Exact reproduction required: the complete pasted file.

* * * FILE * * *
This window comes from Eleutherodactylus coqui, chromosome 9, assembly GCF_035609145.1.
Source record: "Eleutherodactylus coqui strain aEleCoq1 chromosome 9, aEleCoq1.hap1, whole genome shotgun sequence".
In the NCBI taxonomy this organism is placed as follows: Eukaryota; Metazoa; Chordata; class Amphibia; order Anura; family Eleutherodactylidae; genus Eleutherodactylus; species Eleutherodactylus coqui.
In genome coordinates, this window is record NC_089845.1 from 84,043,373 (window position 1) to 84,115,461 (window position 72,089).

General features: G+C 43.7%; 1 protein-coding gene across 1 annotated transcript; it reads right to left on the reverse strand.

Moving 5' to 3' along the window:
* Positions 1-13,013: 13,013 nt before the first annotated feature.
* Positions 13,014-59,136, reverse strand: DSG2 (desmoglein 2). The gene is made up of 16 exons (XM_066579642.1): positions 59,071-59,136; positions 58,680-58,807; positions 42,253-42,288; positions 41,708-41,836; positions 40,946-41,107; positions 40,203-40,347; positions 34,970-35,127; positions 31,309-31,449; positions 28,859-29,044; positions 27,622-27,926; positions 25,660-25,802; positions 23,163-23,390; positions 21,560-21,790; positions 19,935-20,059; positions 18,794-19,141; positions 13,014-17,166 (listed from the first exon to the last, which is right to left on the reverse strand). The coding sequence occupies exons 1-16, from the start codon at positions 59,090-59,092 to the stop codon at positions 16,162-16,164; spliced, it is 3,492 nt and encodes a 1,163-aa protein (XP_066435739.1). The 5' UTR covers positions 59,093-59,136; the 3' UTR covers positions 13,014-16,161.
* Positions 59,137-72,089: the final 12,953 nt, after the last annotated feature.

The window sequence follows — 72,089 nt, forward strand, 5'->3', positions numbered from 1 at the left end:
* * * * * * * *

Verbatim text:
This window comes from Eleutherodactylus coqui, chromosome 9, assembly GCF_035609145.1.
Source record: "Eleutherodactylus coqui strain aEleCoq1 chromosome 9, aEleCoq1.hap1, whole genome shotgun sequence".
In the NCBI taxonomy this organism is placed as follows: Eukaryota; Metazoa; Chordata; class Amphibia; order Anura; family Eleutherodactylidae; genus Eleutherodactylus; species Eleutherodactylus coqui.
In genome coordinates, this window is record NC_089845.1 from 84,043,373 (window position 1) to 84,115,461 (window position 72,089).

General features: G+C 43.7%; 1 protein-coding gene across 1 annotated transcript; it reads right to left on the reverse strand.

Moving 5' to 3' along the window:
* Positions 1-13,013: 13,013 nt before the first annotated feature.
* Positions 13,014-59,136, reverse strand: DSG2 (desmoglein 2). The gene is made up of 16 exons (XM_066579642.1): positions 59,071-59,136; positions 58,680-58,807; positions 42,253-42,288; positions 41,708-41,836; positions 40,946-41,107; positions 40,203-40,347; positions 34,970-35,127; positions 31,309-31,449; positions 28,859-29,044; positions 27,622-27,926; positions 25,660-25,802; positions 23,163-23,390; positions 21,560-21,790; positions 19,935-20,059; positions 18,794-19,141; positions 13,014-17,166 (listed from the first exon to the last, which is right to left on the reverse strand). The coding sequence occupies exons 1-16, from the start codon at positions 59,090-59,092 to the stop codon at positions 16,162-16,164; spliced, it is 3,492 nt and encodes a 1,163-aa protein (XP_066435739.1). The 5' UTR covers positions 59,093-59,136; the 3' UTR covers positions 13,014-16,161.
* Positions 59,137-72,089: the final 12,953 nt, after the last annotated feature.

The window sequence follows — 72,089 nt, forward strand, 5'->3', positions numbered from 1 at the left end: